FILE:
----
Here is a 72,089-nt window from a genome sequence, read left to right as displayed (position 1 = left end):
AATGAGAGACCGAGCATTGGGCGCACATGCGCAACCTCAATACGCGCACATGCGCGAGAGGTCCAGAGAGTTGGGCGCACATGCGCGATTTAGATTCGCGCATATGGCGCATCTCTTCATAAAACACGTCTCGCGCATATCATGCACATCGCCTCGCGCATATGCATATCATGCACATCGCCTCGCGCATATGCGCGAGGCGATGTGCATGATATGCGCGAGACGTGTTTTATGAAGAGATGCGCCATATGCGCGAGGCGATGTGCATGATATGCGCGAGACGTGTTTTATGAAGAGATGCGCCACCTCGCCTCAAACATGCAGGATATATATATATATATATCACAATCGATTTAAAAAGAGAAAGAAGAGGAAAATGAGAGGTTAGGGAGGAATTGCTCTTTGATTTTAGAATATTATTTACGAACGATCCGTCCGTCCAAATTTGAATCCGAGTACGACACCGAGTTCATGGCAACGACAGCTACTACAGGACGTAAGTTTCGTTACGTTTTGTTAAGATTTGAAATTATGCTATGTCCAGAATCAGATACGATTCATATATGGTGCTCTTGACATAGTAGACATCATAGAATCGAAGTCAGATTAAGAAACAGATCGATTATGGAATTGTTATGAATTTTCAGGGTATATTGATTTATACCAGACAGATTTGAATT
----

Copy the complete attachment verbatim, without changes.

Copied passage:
Here is a 72,089-nt window from a genome sequence, read left to right as displayed (position 1 = left end):
AATGAGAGACCGAGCATTGGGCGCACATGCGCAACCTCAATACGCGCACATGCGCGAGAGGTCCAGAGAGTTGGGCGCACATGCGCGATTTAGATTCGCGCATATGGCGCATCTCTTCATAAAACACGTCTCGCGCATATCATGCACATCGCCTCGCGCATATGCATATCATGCACATCGCCTCGCGCATATGCGCGAGGCGATGTGCATGATATGCGCGAGACGTGTTTTATGAAGAGATGCGCCATATGCGCGAGGCGATGTGCATGATATGCGCGAGACGTGTTTTATGAAGAGATGCGCCACCTCGCCTCAAACATGCAGGATATATATATATATATATCACAATCGATTTAAAAAGAGAAAGAAGAGGAAAATGAGAGGTTAGGGAGGAATTGCTCTTTGATTTTAGAATATTATTTACGAACGATCCGTCCGTCCAAATTTGAATCCGAGTACGACACCGAGTTCATGGCAACGACAGCTACTACAGGACGTAAGTTTCGTTACGTTTTGTTAAGATTTGAAATTATGCTATGTCCAGAATCAGATACGATTCATATATGGTGCTCTTGACATAGTAGACATCATAGAATCGAAGTCAGATTAAGAAACAGATCGATTATGGAATTGTTATGAATTTTCAGGGTATATTGATTTATACCAGACAGATTTGAATT